'Candyman' a genuinely terrifying, artful horror film that speaks to current moment
Skyscrapers loom upside down out of the fog, drifting by from an odd perspective, as if from the point of view of someone on a gurney, or perhaps a spectral presence regarding these buildings occupying land that’s been stolen, developed, appropriated, allocated, gentrified and redeveloped again. This is the Chicago of Nia DaCosta’s “Candyman,” a reboot/sequel to the 1992 horror film directed by Bernard Rose.
DaCosta’s film builds upon the horrors imagined by the original, which introduced the terrifying imagery of a man with a hook, surrounded by bees, a monster forged in racist violence, a mysterious figure and an urban legend that gives meaning to the horrors of a ghetto manufactured by white supremacy.
DaCosta, who made her directorial debut with the remarkable abortion drama “Little Woods,” firmly announces herself as an artist at work with “Candyman,” a genuinely terrifying and artful horror film that speaks with a bell-clear voice to the current moment, which is the product of centuries of racist power structures.
While the original centered a white woman in this story of the horrors of the African American experience (and indeed, the white woman is often an incendiary and complicit figure in those tales), DaCosta’s film, which she wrote with producers Jordan Peele and Win Rosenfeld, centers a Black man, an artist named Anthony McCoy (Yahya Abdul-Mateen II). In “Candyman,” a Black man occupies the space of both the villain and the victim, sliding between persecuted and monstrous identities; horror tropes as social commentary.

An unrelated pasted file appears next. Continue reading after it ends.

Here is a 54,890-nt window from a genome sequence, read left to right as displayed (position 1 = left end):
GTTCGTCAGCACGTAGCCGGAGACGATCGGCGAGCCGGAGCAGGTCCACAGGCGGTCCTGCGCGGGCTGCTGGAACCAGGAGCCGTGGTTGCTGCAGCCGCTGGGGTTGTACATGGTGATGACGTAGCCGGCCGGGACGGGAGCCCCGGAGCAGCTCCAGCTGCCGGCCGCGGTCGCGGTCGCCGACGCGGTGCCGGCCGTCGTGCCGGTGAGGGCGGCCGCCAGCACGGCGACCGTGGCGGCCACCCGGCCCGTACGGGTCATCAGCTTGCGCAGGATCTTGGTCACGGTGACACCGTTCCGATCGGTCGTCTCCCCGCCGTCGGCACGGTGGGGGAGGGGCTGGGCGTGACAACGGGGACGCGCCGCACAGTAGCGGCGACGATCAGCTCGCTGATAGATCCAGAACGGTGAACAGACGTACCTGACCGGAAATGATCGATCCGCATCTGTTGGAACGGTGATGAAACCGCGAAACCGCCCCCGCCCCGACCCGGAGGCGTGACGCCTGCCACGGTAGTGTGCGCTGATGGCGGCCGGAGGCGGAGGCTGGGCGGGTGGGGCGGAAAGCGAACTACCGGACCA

This “Candyman” functions best as sequel, with the story of the original film acting as the inciting myth, the urban legend of the grad student who went to the hood to learn about Candyman (rendered spookily with puppet silhouettes, an ongoing motif). It’s relayed like all scary stories are, an oral tradition passed on by candlelight, as told by Troy (Nathan Stewart-Jarrett) to his sister Brianna (Teyonah Parris) and her boyfriend Anthony, during a dinner party. The story takes hold of Anthony, a painter struggling to find new inspiration, and he heads to the old housing projects of Cabrini-Green searching for answers, information, anything he can find about the myth of Candyman. In this version, art takes the place of academia as a space for processing the mythology of the ghetto.
He finds it in William Burke (Colman Domingo) who tells him the tales he grew up with, of an old man with a hook for a hand doling out candy, about the police violence he witnessed, the warning that if you say his name five times in the mirror, he’ll appear. Armed with these tales, Anthony is inspired to create a mirrored piece titled “Say My Name,” though the white bourgeois art world isn’t so receptive. That world is soon rocked by a series of grizzly, bloody murders as Anthony’s life begins to spin out of control, his reality a constant waking nightmare.
DaCosta crafts an eerie cinematic world that is anchored by a deeply harrowing and sorrowful performance by Abdul-Mateen, who begins to occupy a space like the Frankenstein’s monster, of this world and a monster within it, as he delves deeper and deeper into the the Candyman legend. A cool and creepy score by Robert Aiki Aubrey Lowe underlines the disquieting cinematography by John Guleserian, off-kilter angles that show us Chicago from a strange and scary point of view, seemingly normal interactions made menacing through odd views.
Within this world, DaCosta weaves a tale of a mythical monster that is a product of racist violence, including police brutality. There’s power in a name, as seen in the protests of the Black Lives Matter movement. As “Candyman” reminds us, say his name and incur the consequences, or invoke his protection.
3.5 stars (out of 4)
MPAA rating: R (for bloody horror violence, and language including some sexual references)
Running time: 1:31